Under the Ice

By Cliff Fairweather

Long Branch naturalist Cliff Fairweather reveals the secrets beneath the  surface of winter freeze.

 

 

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Snapping Turtle under the ice at Poplar Pond, Long Branch NC (Photo by Cliff Fairweather)

In summer, the ponds at Long Branch and Gulf Branch Nature Centers are a lively places. Green Frogs and bullfrogs sit along the edge or float in the water. Turtles bask on logs and rocks. Northern Watersnakes lie in the sun or patrol the water for frogs to eat. Dragonflies and damselflies zip about in aerial duels or in pursuit of prey.  Green Herons silently stalk fish and frogs.

As fall advances and the weather turns colder, this activity slows and finally ceases, at least above the surface. Beneath the surface, though, the ponds are full of life, even when they are covered by ice. One of the many unusual properties of water is that it gets less dense and lighter as it approaches the freezing point.

Like most substances, water becomes denser and heavier as it gets colder. Water, however, does something odd––it starts to get less dense and lighter after it falls below 39o F (3.8o C). As a result, water colder than 39o F rises above the warmer water. At 32o F (0o C) water turns to ice, which floats on top of the slightly warmer water underneath.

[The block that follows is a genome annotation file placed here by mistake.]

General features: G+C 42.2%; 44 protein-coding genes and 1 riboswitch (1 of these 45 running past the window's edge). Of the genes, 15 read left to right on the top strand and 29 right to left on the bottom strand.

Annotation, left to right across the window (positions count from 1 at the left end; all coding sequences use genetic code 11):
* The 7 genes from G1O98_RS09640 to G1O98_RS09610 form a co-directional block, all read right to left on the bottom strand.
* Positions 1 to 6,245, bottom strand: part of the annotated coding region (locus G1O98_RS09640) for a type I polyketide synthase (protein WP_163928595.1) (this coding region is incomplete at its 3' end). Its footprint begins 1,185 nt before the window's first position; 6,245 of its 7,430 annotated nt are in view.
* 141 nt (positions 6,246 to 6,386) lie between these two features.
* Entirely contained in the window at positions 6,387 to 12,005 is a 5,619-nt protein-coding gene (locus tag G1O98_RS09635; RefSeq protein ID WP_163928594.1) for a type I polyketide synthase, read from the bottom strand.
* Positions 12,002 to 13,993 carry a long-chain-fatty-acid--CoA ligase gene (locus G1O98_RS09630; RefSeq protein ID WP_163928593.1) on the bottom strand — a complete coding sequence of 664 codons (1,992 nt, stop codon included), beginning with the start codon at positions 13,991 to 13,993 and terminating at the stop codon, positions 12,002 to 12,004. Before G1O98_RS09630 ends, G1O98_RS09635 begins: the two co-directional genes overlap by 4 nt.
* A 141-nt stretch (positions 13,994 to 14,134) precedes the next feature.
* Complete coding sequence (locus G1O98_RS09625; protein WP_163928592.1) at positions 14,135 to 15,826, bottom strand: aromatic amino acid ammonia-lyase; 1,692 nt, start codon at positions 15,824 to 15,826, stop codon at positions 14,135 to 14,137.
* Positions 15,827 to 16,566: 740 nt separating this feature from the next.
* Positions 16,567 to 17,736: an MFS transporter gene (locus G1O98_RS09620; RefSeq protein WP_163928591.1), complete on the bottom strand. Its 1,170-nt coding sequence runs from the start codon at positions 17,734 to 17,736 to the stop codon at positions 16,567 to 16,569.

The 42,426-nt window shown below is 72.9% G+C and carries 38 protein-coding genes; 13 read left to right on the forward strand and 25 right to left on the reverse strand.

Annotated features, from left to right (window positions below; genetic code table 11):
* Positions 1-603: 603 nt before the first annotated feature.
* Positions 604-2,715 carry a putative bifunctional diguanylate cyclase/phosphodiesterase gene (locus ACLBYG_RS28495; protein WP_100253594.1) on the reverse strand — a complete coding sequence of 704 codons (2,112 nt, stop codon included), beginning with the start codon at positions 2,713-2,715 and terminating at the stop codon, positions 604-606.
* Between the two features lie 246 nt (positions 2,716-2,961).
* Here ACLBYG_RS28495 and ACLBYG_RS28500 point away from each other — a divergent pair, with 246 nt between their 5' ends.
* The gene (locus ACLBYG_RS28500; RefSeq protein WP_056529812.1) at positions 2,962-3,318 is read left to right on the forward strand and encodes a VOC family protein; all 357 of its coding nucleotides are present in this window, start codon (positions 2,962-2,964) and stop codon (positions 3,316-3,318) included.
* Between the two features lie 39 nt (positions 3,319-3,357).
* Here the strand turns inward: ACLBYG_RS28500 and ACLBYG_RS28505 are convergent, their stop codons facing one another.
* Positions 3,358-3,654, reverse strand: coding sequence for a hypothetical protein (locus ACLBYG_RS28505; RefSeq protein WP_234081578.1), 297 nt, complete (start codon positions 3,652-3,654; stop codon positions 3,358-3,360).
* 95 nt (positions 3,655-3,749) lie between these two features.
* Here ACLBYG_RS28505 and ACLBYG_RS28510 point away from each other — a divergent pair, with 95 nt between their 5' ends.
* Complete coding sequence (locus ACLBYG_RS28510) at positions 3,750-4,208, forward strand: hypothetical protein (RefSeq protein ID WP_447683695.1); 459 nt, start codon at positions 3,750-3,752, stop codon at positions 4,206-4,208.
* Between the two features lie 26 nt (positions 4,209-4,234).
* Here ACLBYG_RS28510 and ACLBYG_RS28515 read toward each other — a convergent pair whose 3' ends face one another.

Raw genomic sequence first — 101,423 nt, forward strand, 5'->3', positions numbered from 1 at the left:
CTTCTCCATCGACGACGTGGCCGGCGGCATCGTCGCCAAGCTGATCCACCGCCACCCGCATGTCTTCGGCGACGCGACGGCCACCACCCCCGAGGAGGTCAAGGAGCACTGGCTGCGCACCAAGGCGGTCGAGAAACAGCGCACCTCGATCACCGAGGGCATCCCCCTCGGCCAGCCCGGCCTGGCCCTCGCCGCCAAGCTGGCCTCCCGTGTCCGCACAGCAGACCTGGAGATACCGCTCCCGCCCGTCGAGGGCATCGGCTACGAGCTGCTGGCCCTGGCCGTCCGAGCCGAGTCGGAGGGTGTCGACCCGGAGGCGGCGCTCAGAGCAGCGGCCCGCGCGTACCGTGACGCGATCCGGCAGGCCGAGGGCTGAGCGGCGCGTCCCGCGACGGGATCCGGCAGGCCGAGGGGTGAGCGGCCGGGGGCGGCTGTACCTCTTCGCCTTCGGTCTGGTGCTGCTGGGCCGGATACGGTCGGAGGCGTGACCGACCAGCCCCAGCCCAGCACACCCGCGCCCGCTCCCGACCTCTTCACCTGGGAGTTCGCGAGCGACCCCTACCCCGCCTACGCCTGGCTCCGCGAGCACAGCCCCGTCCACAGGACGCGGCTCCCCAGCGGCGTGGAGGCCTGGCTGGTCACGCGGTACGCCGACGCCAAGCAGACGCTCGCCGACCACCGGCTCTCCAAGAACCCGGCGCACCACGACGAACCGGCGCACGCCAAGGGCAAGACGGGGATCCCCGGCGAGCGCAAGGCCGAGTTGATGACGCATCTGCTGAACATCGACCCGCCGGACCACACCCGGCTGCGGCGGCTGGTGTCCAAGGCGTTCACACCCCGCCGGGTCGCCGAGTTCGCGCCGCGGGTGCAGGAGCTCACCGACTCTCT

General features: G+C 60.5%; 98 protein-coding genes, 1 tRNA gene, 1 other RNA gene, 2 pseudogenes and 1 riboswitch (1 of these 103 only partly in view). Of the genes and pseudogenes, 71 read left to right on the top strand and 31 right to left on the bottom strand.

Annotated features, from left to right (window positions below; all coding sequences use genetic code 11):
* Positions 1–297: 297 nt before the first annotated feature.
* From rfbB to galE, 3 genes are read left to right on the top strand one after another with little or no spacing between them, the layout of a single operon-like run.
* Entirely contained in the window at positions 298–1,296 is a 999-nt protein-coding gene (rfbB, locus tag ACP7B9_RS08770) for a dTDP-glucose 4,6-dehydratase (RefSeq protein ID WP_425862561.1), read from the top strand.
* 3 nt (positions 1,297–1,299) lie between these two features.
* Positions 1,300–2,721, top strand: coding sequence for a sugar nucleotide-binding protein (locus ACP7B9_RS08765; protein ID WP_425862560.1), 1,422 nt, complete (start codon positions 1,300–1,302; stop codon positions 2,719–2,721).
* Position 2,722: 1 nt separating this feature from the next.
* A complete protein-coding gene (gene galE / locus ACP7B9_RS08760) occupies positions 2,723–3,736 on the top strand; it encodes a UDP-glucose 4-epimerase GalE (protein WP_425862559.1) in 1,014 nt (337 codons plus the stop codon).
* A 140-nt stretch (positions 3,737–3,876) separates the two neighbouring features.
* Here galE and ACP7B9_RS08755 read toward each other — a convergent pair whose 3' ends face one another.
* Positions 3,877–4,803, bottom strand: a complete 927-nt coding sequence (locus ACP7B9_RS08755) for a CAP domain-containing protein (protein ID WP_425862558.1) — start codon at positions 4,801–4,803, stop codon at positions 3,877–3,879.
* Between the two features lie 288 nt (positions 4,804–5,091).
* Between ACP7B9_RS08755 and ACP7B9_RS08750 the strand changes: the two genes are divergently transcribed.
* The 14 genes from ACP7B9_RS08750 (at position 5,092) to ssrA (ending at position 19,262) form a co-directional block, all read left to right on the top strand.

If it didn’t, our ponds would freeze from the bottom up and probably remain mostly frozen all year round. Very little, if any, life could survive in that environment. This is especially important for animals that spend the winter underwater.

Bullfrogs and Green Frogs hibernate at the bottom of the ponds, breathing through their skin. Frogs usually lie on the bottom rather than dig into the oxygen-poor mud because they maintain a relatively high (though still pretty slow) metabolism during hibernation. If they burrowed into the mud, they couldn’t get enough oxygen to survive.

Painted, snapping, and other native aquatic turtles also breathe through their skin during hibernation, but maintain a much lower metabolism than frogs. Consequently, they need less oxygen and can afford to bury themselves in the mud.

In more northern latitudes, where ice can cover ponds and lakes for months and oxygen can be depleted, turtles have another trick up their shell. They can switch to anaerobic respiration, meaning respiration without oxygen.

However, this trick can result in a lethal buildup of acid in their bodies. To counter this, turtles can use buffering agents in their bodies, including the calcium in their shells and bones, to neutralize the acid. Turtles can survive for months this way with little or no oxygen!

Both frogs and turtles sometimes become active under the ice and can be seen moving slowly about. You might also get a glimpse of other winter-active pond life, including fish or aquatic insects such as Water Boatmen and Predaceous Diving Beetles. As cold as it is, the water under the ice is still warmer than the often subfreezing temperatures on land.

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